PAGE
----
Have I got newts for you?

The great crested newt stirs up strong emotions amongst conservationists, politicians and developers. Highly protected under both European and domestic legislation, it has become rather a flagship species. They are not widely distributed in Scotland: most populations are found in the lowlands, with a small number in the area around Inverness. The latter are long supposed to have resulted from human introductions from elsewhere in their range – but confirming their origin is important: if they are not locally native, then there would be no imperative to protect them.

David and research partner Jeanette Hall began an investigation of the newt’s ecology in the region and looked at its distribution in the light of past climatic change. These findings led first to research into the species’ genetics – which confirmed the newts are in fact native highlanders – and then to a programme of conservation collaborations with local land-managers including farmers, foresters and a golf club. While there had been a gradual decline in the Highlands since the 1990s, this management work reversed the trend and led to a 26% increase in the number of ponds supporting breeding populations in the region.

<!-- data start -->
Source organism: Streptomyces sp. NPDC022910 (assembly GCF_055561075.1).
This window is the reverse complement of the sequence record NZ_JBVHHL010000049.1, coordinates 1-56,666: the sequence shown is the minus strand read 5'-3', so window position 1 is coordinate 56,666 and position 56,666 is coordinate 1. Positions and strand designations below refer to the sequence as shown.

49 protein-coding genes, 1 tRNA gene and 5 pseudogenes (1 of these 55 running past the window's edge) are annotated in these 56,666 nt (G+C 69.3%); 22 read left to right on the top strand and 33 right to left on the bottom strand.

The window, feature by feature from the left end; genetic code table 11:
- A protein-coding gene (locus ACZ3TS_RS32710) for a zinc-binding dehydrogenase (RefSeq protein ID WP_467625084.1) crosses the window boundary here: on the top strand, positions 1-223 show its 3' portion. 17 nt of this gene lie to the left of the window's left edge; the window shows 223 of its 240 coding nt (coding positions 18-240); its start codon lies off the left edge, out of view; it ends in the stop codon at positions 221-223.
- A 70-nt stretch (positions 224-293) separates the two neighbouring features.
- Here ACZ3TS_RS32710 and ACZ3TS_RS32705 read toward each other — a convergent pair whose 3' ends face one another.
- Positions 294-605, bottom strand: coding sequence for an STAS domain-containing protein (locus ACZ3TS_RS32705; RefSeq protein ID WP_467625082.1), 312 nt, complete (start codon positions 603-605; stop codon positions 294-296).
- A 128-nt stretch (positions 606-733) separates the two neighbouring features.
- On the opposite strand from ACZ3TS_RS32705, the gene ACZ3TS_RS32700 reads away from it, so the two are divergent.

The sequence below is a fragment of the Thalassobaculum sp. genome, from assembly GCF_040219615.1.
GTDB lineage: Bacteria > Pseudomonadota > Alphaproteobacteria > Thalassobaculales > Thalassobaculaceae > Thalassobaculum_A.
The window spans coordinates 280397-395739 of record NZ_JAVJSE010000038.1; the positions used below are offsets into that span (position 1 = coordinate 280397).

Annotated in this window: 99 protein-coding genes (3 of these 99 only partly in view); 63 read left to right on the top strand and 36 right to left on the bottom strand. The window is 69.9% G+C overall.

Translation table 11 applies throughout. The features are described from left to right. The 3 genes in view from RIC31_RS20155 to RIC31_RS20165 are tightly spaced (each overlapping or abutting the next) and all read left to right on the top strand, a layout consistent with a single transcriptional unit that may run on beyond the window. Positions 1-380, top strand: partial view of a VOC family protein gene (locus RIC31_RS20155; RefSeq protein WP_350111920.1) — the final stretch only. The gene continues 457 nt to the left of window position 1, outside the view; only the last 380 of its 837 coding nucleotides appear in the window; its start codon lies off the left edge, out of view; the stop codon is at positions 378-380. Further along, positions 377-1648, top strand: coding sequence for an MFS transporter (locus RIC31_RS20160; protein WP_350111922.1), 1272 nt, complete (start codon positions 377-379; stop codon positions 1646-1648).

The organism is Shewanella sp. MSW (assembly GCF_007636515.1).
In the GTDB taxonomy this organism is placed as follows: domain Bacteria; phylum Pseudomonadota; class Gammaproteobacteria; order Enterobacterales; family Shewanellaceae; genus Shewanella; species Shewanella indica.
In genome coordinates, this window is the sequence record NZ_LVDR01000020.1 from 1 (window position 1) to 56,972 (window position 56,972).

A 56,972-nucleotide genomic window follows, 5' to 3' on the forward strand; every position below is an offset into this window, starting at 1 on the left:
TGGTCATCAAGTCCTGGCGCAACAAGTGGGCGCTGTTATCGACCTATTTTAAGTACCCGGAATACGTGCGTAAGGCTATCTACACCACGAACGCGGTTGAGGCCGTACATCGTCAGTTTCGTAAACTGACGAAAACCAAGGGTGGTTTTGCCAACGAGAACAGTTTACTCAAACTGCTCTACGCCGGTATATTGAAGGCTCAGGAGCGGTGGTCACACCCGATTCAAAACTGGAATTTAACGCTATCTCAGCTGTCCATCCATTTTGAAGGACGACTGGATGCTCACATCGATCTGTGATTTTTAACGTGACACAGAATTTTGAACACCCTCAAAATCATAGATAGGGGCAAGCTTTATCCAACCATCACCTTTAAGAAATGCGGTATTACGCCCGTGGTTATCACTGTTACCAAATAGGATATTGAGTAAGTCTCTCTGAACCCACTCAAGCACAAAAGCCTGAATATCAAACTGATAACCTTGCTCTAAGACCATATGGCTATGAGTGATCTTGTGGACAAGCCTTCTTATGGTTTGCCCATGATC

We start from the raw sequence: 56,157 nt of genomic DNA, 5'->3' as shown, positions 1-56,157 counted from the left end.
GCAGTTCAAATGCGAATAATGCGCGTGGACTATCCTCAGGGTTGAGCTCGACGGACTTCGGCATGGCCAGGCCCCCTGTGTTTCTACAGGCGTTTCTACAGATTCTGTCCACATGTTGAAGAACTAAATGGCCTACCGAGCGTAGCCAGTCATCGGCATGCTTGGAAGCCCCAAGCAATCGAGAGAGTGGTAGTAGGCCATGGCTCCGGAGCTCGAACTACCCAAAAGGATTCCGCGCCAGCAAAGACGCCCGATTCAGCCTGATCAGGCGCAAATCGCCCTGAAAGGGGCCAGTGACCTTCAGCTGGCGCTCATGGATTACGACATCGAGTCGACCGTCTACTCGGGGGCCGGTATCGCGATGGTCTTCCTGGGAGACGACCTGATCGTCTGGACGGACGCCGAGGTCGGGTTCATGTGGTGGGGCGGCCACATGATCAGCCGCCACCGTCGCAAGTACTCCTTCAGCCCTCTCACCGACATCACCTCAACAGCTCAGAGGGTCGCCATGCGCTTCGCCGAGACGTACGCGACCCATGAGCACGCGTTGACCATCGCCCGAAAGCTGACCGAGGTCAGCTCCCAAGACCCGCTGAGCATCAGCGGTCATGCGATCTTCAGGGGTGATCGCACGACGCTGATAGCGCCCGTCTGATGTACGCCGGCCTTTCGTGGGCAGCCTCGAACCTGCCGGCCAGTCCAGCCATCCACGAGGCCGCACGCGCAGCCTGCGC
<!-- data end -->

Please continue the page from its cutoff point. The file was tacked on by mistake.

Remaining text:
What gets measured gets done

As the newt example shows, genetic diversity is a key component of biodiversity, but one which often gets overlooked. Protecting genetic diversity – which in turn gives wildlife potential to adapt – is essential if nature is to cope with pressures such as climate change. But until recently, genetic diversity was not systematically recorded by any nation in the world, meaning this vital aspect was not properly taken into account in biodiversity policy or conservation management.

David’s core role managing indicators for NatureScot led to a successful collaboration with Professors Pete Hollingsworth (RBGE) and Rob Ogden (University of Edinburgh) to develop the world’s first national assessment of the genetic diversity of wild species. They worked with a group of fellow scientists from Scotland’s SEFARI collective to devise a method for selecting key species and scoring the genetic diversity of each.